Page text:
During the 2013 Indy Fringe Festival, the most common question I heard asked wasn’t, “What should I go see?” or, “How does Fringing work?”
Instead, it was, “What happened to Yats?”
It’s a question that’s been asked since the Mass Ave mainstay closed its doors earlier this year.
Many restaurants, if they disappeared, would leave a gap and a disappointed former clientele. When Yats vanished, though, it left a chasm. While Mass Ave has plenty of worthy restaurants, it’s limited in its under-$10, counter-service options. Beyond Yats and Yogulatte, the pickings are slim.
Well, the disappearance was only temporary. Yats is back—you just have to trek a few blocks northeast to its new location (885 Massachusetts Ave.). Once you find it—across the street from R Bistro and The Best Chocolate in Town, you’ll see right away that the menu has remained the same. That is, a rotating selection of Louisiana-inspired, scoop-able dishes including Chili Cheese Etouffee, White Chili with Chicken, Jambalaya and Chicken Creole. $6.25 gets you a standard-size portion of anything. $7.25 gets you a combo of any two.
Either way, there’s an array of Cajun seasonings and hot sauces if you want to raise the intensity or impress your frat brothers. Plus, your meal includes crispy buttered toast that, if you are like me, you use to sop up whatever stray sauce might still be on your disposable plate. I think I’ve tried everything Yats has to offer and have never been disappointed.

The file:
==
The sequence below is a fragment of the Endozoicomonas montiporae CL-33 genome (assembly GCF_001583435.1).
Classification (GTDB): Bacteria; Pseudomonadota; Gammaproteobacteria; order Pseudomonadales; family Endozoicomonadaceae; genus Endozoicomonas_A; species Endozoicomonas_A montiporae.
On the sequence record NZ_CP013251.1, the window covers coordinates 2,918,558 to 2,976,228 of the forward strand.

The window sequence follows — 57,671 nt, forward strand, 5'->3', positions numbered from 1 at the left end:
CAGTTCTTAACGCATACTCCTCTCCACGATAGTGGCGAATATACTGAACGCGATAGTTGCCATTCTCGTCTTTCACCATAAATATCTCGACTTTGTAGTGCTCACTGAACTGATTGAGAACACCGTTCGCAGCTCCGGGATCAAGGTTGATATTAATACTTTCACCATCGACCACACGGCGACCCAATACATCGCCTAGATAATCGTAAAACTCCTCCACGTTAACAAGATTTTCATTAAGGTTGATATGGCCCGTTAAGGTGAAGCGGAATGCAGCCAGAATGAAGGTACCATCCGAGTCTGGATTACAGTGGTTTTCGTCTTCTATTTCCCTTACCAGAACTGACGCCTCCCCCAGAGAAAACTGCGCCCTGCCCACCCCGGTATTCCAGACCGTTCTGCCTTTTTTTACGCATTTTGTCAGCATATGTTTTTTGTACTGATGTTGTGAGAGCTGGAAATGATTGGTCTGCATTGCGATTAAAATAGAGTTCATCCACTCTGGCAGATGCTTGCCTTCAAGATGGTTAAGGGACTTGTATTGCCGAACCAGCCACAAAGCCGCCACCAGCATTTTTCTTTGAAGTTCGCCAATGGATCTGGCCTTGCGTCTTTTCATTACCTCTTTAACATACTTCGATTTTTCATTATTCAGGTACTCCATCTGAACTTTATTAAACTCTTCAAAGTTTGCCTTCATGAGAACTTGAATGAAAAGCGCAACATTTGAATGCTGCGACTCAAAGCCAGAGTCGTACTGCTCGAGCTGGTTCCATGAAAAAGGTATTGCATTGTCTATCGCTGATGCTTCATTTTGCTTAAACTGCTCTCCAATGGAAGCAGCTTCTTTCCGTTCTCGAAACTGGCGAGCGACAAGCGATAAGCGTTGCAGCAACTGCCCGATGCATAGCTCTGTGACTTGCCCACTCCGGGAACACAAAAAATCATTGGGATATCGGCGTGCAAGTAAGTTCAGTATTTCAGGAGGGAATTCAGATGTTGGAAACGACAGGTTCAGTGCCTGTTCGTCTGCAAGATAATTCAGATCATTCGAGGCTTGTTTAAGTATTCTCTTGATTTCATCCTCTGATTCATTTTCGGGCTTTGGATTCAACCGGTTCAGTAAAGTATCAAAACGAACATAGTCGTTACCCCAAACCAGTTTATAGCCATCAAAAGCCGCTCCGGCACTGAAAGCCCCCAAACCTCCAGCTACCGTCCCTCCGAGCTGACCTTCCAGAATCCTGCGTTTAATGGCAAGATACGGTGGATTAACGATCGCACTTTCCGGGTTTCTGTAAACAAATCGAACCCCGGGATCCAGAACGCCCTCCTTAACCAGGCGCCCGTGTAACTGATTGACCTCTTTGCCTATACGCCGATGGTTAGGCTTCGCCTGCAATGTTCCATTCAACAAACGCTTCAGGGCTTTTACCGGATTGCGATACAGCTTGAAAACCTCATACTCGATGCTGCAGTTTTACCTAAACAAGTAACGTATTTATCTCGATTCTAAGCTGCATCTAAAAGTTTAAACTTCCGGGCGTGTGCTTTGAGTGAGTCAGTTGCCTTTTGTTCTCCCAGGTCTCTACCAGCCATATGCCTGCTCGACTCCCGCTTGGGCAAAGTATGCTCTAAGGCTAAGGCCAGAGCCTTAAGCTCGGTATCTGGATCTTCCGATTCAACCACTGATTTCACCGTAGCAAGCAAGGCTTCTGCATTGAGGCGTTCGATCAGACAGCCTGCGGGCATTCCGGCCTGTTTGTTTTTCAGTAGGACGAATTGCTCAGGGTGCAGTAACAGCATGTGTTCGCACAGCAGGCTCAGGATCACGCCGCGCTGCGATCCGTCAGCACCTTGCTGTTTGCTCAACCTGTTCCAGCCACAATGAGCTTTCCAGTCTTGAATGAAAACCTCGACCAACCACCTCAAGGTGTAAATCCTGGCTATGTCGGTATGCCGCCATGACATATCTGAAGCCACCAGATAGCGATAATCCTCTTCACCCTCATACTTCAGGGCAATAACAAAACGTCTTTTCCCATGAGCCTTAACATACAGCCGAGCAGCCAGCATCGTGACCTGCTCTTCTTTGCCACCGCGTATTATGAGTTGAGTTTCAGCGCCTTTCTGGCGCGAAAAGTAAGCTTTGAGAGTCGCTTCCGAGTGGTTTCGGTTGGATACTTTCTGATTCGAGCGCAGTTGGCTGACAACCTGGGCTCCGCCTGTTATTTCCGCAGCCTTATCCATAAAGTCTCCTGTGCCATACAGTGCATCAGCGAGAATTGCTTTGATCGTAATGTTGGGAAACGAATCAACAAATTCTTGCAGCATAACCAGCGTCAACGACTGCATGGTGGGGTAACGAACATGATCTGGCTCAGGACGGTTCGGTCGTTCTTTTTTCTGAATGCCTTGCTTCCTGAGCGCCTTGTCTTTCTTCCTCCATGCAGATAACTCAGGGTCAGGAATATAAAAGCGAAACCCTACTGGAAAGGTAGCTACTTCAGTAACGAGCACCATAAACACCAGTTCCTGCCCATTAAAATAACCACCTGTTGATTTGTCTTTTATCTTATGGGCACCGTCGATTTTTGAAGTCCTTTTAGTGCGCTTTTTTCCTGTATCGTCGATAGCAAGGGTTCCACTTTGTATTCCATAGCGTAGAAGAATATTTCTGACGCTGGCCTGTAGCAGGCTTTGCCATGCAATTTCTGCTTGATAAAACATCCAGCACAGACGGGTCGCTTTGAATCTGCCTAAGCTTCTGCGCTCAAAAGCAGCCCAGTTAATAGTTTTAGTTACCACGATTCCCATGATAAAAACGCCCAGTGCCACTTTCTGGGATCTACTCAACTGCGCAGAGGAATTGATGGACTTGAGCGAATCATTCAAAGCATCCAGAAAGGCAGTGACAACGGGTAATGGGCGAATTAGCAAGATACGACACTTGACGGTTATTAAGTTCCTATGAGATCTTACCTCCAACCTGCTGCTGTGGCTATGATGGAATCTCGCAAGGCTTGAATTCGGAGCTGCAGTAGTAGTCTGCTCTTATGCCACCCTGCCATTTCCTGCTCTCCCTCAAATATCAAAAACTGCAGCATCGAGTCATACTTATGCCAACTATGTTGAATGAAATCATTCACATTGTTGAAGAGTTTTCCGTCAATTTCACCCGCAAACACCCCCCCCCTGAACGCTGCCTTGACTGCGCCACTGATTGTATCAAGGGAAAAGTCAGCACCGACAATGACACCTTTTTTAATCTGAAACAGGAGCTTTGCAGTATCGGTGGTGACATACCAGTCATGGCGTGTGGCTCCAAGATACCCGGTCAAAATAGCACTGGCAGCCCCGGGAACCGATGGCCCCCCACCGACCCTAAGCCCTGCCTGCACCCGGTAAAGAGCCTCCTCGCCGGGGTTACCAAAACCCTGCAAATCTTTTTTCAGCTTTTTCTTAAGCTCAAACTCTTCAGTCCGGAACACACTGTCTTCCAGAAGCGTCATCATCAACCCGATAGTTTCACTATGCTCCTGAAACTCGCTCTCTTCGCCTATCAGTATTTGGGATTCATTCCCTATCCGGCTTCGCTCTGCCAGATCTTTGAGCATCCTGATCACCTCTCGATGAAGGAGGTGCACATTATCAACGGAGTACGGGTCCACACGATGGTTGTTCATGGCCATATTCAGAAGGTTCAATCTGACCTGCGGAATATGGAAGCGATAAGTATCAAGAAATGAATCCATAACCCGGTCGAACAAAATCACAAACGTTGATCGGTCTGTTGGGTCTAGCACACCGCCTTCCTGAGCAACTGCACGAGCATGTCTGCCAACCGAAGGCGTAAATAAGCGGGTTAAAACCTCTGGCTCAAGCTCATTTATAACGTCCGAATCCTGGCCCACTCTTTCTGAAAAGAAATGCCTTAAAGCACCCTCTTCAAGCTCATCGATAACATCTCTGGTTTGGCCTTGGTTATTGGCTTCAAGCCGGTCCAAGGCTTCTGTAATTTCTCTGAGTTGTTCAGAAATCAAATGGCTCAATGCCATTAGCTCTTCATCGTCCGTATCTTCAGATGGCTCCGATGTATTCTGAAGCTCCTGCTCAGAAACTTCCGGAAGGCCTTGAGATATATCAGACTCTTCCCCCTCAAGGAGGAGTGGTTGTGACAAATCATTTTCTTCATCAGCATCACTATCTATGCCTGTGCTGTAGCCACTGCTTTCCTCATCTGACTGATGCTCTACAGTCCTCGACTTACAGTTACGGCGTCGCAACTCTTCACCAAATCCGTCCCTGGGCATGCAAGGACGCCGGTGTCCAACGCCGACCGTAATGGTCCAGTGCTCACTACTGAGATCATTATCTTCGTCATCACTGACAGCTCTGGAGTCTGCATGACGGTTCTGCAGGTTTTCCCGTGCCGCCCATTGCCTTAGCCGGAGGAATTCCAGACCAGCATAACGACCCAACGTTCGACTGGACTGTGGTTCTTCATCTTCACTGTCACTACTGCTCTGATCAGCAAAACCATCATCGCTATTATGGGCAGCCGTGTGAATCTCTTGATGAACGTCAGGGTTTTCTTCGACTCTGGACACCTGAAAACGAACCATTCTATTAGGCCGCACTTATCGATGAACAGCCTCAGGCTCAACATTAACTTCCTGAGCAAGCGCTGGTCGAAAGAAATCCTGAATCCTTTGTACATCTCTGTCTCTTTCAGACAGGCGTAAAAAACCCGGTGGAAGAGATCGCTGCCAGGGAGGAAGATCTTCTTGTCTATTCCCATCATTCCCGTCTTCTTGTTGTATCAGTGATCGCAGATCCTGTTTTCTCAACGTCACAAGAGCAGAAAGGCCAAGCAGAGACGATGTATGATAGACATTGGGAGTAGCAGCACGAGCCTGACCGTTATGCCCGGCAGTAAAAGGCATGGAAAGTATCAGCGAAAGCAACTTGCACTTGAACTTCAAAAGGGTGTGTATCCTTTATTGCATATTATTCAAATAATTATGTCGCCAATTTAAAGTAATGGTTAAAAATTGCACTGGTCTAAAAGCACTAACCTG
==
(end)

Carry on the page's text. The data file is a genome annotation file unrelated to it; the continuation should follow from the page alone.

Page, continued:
Ordering at the counter and responding when you are summoned (usually in a matter of moments) to get your dish at the window means no worry about tipping a server. Kick
in a drink and you’ve spent about $10. Add in a piece of peanut butter cream pie (when available) and you’re on your own. All exactly what you’ve probably already experienced at any one of the Yats locations.
What’s different at the new locale?
Well, roominess is the big plus. In its former life down the block, Yats was so popular that it eventually pushed into the space next door. The two spaces never quite merged comfortably, though. Here, the place is roomy by design. There’s now wall space devoted to local art and area enough for live music.
Now, those in line won’t be hovering too near your table. And when taking your time with your newspaper or laptop, you are unlikely to feel like you are monopolizing the limited seating.
As such, the new Yats harkens back to the late, lamented Abbey Coffeehouse, where you could nurse a beverage alone for an hour or two, conduct a casual meeting, or grab a bite before a show at Theatre on the Square or the Phoenix. On my most recent visit, I ran into three acquaintances before I even sat down and, honestly, I’m not all that popular.
As to the old Yats location, look for Liberty Street, a new pub, to open soon.•
First in a month-long series of reviews of full-flavored restaurants.